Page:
Ministers and their bureaucrats become authoritarian, self-centered and autocratic. They are no doubt subjected to some checks and balances by the Parliament and judiciary, but, by and large, they are able to do as they wish. Their accountability to the public is also more apparent than real - until the next election.... In practice, the accountability of the government to the Parliament and legislatures is perfunctory and minimal...As long as the government and the parties represented in it have the majority support in the Parliament, they can literally get away with anything, including ministerial corruption....

Political parties, small and large, are firmly under the control of their leaders and ...therefore, the government is accountable to only a handful of leaders of the parties that are represented in the Parliament .... Parliament and legislatures generally do what the government wants them to do, rather than the other way around....

The government's real accountability to the judiciary is also minimal...A determined government can more or less do what it wants - except change the basic structure of the Constitution. It has unfettered powers to have new legislation passed as long as it has majority, and except under exceptional circumstances, these statutory provisions are binding on the judiciary. As far as economic policies are concerned, the government's powers are virtually unlimited, provided appropriate business rules and legislative procedures are followed....The actual statutory provisions, as approved by the Parliament, may provide for 'due process' and accountability. However, all Acts of Parliament generally have an ominous provision whereby the government is free to make 'rules' under the relevant Act through executive notification.

Looking for coherency in his experience of the political system being anti-people and his prejudice to see India emerge as a big power under the same political system, Mr. Jalan quotes from I. M. D. Little's 2003 book titled "Ethics, Economics and Politics: Principles of Public Policy" that discusses the difference between the State and the Government. He writes:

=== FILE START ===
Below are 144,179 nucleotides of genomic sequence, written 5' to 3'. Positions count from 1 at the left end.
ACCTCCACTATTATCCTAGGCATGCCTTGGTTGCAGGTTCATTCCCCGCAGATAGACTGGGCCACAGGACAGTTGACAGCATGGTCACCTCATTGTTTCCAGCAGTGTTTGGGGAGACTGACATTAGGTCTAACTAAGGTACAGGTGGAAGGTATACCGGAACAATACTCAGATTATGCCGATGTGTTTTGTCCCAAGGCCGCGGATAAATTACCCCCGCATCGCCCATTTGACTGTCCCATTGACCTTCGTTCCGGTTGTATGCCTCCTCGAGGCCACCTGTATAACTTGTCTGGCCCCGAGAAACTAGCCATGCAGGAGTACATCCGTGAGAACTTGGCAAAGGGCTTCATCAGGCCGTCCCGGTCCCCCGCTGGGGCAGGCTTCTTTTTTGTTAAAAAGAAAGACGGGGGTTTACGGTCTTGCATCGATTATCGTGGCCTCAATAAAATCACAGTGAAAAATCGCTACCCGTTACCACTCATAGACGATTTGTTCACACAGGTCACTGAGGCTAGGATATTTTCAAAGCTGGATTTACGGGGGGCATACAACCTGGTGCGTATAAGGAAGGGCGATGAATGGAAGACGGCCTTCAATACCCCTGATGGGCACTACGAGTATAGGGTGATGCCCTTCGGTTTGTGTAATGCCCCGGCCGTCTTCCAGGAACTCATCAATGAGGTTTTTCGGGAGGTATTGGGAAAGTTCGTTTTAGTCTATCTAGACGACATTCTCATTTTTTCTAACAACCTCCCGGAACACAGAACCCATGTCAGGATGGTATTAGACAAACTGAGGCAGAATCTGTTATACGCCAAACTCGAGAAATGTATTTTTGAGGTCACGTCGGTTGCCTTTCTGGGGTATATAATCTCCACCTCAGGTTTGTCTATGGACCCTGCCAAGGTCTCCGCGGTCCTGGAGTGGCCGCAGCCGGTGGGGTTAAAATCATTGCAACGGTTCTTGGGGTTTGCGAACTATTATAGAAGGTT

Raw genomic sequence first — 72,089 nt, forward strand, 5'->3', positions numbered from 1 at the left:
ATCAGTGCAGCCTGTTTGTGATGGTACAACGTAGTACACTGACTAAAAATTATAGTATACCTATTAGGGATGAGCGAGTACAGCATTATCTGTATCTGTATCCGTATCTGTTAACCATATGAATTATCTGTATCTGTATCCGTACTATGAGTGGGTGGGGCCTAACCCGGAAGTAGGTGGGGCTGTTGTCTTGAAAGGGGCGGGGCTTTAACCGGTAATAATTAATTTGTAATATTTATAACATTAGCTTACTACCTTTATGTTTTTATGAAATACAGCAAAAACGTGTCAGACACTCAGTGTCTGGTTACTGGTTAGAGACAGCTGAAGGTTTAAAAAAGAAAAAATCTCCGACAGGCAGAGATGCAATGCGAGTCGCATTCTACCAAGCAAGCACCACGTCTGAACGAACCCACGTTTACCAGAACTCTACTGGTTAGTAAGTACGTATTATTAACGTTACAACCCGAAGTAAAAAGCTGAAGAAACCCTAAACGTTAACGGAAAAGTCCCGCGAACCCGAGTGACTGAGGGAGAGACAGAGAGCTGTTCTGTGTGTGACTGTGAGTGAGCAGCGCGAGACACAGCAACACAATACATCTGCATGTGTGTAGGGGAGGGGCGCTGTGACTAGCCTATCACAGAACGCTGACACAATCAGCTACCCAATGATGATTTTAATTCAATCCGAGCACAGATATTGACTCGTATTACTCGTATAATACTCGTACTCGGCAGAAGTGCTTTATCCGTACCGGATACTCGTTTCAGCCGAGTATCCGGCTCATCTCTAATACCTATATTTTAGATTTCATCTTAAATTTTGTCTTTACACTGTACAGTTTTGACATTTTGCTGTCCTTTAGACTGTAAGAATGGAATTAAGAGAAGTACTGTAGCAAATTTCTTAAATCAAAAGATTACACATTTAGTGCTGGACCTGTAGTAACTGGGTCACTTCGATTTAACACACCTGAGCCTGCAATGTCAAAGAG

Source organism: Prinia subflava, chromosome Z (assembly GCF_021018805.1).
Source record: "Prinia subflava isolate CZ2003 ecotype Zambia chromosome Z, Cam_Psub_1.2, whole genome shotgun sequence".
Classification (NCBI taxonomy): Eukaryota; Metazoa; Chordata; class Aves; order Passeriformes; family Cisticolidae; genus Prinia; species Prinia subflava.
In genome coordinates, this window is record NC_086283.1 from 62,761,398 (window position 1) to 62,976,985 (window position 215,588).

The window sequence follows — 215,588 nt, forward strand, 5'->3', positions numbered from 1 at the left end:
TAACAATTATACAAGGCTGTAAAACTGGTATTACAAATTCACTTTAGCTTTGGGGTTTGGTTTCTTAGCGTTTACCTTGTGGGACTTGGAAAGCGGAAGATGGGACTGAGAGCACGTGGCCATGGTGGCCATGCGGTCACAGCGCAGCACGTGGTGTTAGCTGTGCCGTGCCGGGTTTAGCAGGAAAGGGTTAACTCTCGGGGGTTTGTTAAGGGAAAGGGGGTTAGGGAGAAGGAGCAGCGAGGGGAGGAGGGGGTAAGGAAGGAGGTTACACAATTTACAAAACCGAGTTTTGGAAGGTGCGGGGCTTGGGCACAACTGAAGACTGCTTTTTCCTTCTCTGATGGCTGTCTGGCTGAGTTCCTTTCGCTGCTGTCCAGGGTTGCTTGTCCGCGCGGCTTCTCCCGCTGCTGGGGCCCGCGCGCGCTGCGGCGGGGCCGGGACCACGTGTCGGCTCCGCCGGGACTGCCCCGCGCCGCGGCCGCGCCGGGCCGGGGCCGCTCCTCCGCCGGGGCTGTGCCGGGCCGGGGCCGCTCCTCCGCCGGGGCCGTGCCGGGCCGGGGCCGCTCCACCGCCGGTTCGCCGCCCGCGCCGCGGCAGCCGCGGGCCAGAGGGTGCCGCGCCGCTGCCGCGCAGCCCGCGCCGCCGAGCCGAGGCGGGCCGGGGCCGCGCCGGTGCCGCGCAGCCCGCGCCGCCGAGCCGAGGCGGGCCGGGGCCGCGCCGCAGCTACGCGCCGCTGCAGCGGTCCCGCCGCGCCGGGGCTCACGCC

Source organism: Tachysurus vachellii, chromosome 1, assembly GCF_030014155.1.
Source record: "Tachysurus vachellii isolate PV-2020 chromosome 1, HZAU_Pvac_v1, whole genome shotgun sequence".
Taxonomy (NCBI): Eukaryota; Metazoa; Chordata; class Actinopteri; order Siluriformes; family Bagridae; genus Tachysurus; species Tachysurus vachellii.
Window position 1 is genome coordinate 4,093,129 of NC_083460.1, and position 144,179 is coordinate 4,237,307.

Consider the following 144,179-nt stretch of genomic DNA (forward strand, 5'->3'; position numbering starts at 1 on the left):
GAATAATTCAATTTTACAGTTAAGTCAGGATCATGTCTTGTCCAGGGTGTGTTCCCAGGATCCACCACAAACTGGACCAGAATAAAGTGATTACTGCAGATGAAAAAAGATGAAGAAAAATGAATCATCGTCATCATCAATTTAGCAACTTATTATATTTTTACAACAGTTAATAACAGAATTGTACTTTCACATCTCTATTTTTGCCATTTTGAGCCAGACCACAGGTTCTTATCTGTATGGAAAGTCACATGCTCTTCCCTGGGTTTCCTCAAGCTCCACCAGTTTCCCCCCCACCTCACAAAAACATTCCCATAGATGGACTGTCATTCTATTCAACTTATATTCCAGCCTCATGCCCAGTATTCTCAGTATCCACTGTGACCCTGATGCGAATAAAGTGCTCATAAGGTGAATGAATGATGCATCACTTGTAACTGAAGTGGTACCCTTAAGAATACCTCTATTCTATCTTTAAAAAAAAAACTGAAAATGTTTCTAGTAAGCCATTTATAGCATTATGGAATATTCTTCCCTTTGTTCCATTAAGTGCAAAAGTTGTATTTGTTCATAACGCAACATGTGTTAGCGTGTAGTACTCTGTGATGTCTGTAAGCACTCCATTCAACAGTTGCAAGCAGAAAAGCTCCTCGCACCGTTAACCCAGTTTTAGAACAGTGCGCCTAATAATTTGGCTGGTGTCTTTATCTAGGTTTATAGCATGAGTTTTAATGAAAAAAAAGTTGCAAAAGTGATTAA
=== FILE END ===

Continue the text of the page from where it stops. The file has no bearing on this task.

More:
The State comprises all the legislative, executive and judicial institutions, and the laws governing the inhabitants of the territory to which it lays claim. It also has the monopoly of the use of force over its citizens and foreigners (as only the State can declare war). Governments, on the other hand, may be thought of as tenants of the State. They come and go in accordance with the Constitution or customs of the State. While in office, a government in power - whether elected or unelected- may change the institutions and laws of the State, but at any given moment, it is the agent of the State. While the State is expected to be permanent, the authority of the government to make policy is likely to last as long as it continues to be in office....The State is the sole and legitimate custodian of public interest and sovereign power, and not the government of the day. Public institutions are expected to be permanent, and they should not be allowed to be governed by the whims and fancies of ministers 'temporarily' in power.

Mr. Jalan describes the workings of India in such intimate detail that few can surpass it. The shortcoming of the book lies in his failure to draw the conclusion that stares him in the eye - that the people of India have to get rid of the current Indian State power and create a new power to serve their interests. He even writes in page 67 of the book, "For the poor in India, country with lowest per capita incomes in the world, the political system as it has evolved over the past few decades does not have much to offer-except the periodic satisfaction of casting their votes". Mr. Jalan's prejudice to see India emerge as a major power with the current State in tact, without some baggage, blinds him to see the poor of India as the social force that can discard this State and the political system and create a new one to serve its interests and there by make "India achieve her full potential". To answer his own question "What should India do to achieve its full potential?" he looks at the same forces who wield power today and implores them for the sake of India to implement a set of reforms.

Ultimately, the book becomes mired in the dilemma of a liberal who knows more than anyone else about the failure of the system but wants to preserve and grow that system because it has served him or her well and the alternative of a revolutionary transformation of that system scares him or her more than the unconscionable economic-political system that he or she is so disgusted with.